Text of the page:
Billy Sand


 

WILLIAM F. "BILLY" SAND was born in what was then Newton Township, New Jersey, one of at least six children of Paul and Mary Sand, both of whom were German-born, around 1856. Paul Sand worked as a day laborer prior to the Civil War, and was in business as a cattle dealer at the time of the 1870 Census, residing in Haddon Township. Paul Sand soon went into the saloon business on Haddon Avenue near Kaighn Avenue.

He was involved in the bar business as early as 1874. By 1880 Billy Sand had married, and was running a bar at 800 Kaighn Avenue with his wife Sallie, then 19. The couple would go on to have at least two children, William J. and Mary Sand. 

Billy Sand owned and operated a bar at 900 Walnut Street in the mid-1880s and early 1890s. He remarried around 1895. By 1900 Billy Sand was living at 565 Haddon Avenue. The 1906 City Directory shows his business at 571 Haddon Avenue. Billy Sand was living at 571 Haddon Avenue when the Census was taken in 1910 with his son William J., daughter Mary, and third wife Catherine Mary, 19 years his junior, whom he had wed late in 1908.

Billy Sand sold his business in May of 1914 to James D. Thompson. Son William J. sand stayed on with James D. Thompson as a bartender through at least 1920. 


Philadelphia Inquirer - August 15, 1885

Billy Sand - Paul Sand - Philip Schmitz - Willia Lieber - Frederick Davis


Philadelphia
Inquirer

August 16, 1900

Billy Sand - Arthur Stanley
Joseph Nowrey
Thomas E. Mason
Philip T. Colding
Paul C. Budd
Haddon Avenue - Line Street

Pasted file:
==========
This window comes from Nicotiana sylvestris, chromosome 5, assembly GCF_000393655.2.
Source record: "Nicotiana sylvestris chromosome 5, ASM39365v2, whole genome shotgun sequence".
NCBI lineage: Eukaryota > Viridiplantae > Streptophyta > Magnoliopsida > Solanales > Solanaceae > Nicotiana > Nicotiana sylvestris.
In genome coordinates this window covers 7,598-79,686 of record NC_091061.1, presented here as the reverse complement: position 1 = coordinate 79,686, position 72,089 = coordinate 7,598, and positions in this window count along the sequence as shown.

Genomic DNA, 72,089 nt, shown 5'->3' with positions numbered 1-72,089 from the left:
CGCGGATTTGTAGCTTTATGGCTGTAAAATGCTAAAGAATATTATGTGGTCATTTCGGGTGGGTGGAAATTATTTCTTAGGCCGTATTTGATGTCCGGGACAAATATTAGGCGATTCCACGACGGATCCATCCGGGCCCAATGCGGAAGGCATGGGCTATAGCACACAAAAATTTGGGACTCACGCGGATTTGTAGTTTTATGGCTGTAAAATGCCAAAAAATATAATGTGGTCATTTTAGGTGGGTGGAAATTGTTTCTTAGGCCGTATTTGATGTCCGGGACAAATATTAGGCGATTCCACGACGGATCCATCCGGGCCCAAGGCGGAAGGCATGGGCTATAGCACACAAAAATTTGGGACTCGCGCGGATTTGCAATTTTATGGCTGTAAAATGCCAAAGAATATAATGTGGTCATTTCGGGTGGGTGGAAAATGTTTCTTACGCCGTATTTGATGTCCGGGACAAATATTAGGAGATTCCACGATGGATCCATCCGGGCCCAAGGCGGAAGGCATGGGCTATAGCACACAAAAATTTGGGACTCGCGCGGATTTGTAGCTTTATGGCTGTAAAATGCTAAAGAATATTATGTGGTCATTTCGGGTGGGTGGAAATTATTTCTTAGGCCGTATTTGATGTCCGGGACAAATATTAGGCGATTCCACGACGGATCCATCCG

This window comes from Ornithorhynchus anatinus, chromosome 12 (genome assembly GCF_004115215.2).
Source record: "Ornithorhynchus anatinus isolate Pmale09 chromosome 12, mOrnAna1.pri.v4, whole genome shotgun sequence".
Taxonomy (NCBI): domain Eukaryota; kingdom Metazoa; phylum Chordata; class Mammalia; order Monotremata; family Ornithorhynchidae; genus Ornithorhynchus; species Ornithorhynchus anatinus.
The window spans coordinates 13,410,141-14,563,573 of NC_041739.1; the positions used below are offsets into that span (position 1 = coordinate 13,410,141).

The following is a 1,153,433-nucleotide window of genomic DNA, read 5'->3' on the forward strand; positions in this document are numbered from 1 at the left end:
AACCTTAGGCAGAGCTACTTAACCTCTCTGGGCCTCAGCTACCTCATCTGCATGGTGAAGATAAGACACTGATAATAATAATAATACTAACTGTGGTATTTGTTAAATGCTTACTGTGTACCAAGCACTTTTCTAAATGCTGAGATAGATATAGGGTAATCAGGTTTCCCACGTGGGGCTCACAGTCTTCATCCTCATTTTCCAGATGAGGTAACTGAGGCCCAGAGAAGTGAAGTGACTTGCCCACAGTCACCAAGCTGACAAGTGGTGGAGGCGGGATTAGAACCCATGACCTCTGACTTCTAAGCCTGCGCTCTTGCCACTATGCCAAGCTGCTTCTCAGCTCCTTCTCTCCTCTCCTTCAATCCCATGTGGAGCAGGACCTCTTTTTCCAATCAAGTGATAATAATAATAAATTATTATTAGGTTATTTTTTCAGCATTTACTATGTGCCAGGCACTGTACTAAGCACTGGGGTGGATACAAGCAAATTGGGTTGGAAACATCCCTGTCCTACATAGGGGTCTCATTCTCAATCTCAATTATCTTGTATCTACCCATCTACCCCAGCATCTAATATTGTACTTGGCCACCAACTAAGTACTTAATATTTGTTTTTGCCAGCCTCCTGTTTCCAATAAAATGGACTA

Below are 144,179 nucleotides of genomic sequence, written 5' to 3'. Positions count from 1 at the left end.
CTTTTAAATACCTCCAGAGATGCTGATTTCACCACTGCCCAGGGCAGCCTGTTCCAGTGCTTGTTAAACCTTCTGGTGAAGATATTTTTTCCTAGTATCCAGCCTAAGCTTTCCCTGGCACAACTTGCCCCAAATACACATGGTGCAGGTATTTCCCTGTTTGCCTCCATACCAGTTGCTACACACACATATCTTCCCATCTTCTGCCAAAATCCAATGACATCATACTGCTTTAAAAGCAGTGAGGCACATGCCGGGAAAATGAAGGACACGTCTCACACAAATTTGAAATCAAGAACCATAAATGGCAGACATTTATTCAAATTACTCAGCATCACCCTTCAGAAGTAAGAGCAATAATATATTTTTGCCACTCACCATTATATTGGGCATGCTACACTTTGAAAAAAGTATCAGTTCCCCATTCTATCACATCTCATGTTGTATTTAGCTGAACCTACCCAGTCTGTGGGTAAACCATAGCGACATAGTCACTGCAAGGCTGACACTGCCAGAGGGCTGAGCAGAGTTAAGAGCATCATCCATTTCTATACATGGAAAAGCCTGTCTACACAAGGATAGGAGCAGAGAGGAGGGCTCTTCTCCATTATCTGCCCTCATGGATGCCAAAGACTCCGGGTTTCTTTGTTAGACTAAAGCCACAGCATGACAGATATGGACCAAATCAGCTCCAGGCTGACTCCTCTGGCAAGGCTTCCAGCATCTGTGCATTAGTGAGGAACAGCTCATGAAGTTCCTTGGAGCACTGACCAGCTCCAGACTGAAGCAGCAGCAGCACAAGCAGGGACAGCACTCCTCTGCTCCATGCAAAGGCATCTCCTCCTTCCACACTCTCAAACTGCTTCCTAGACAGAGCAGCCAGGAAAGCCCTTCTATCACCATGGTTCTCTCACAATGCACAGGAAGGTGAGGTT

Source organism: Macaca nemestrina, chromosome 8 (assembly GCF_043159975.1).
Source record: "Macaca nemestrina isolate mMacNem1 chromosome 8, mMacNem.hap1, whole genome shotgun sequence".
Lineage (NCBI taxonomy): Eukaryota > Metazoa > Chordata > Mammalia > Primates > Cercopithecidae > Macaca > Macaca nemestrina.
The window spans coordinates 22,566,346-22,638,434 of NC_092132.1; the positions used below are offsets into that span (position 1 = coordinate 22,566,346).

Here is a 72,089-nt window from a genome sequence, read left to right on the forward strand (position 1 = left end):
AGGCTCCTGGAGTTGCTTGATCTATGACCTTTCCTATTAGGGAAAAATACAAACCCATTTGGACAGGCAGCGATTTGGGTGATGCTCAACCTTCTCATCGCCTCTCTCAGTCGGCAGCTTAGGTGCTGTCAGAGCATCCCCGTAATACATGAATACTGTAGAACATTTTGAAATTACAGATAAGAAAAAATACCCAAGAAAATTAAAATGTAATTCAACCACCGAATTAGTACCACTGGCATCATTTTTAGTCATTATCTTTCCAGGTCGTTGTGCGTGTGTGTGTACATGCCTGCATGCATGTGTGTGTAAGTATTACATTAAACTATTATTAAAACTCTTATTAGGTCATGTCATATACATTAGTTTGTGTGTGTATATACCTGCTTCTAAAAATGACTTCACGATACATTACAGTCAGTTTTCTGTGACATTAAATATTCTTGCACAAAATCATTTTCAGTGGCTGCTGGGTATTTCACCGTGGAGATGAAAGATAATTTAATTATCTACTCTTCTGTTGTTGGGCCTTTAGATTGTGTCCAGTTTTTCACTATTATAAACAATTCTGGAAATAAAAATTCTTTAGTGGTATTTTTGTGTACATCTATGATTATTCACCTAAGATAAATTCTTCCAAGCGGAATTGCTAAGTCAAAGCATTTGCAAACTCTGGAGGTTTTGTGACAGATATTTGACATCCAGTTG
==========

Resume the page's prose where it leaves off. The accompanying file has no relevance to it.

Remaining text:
Arch Street


Philadelphia Inquirer  - November 2, 1906


Camden Post-Telegram - May 7, 1914

BILLY SAND OUT AFTER 37 YEARS
Oldest Liquor Man in Point Of Service Disposes of Business
LICENSE GOES TO JAMES D. THOMPSON

After thirty-seven years in the saloon business, William F. Sand last night had his license at 571 Haddon Avenue transferred to James D. Thompson. “Billy” Sand, in point to consecutive years of service, was the oldest dispenser of liquor in the city, and one of the best known. James D. Thompson is a son of John Thompson, who, for a number of years, had a saloon ant Second and Chestnut Streets and later at 306 Federal Street. The young Mr. Thompson is widely known in athletic circles, very popular and his management will no doubt be all that a licensed place should be.

 Other transfers granted are:

            Elizabeth J. Middleton, 451 South 3rd Street, to James Monahan.

            Benjamin Klein, 817 Broadway, to Harry Galbraith.

            Wilhelmina Foehl, widow of Gottlieb Foehl, 1041 Cambridge Avenue, to her sons, Jon and William Foehl.

            G. Frank Travis, 320 Spruce Street, to Charles Epifanos.

            William F. Turner, 806 Kaighn Avenue, to George N. Ware. 

An application from Koeton Oleswicz for the right to sell at wholesale at 1152-54 Atlantic Avenue was refused.

A communication was received from the Camden Retail Liquor Dealers Protective Association placing itself on record as being opposed to gifts on Christmas.


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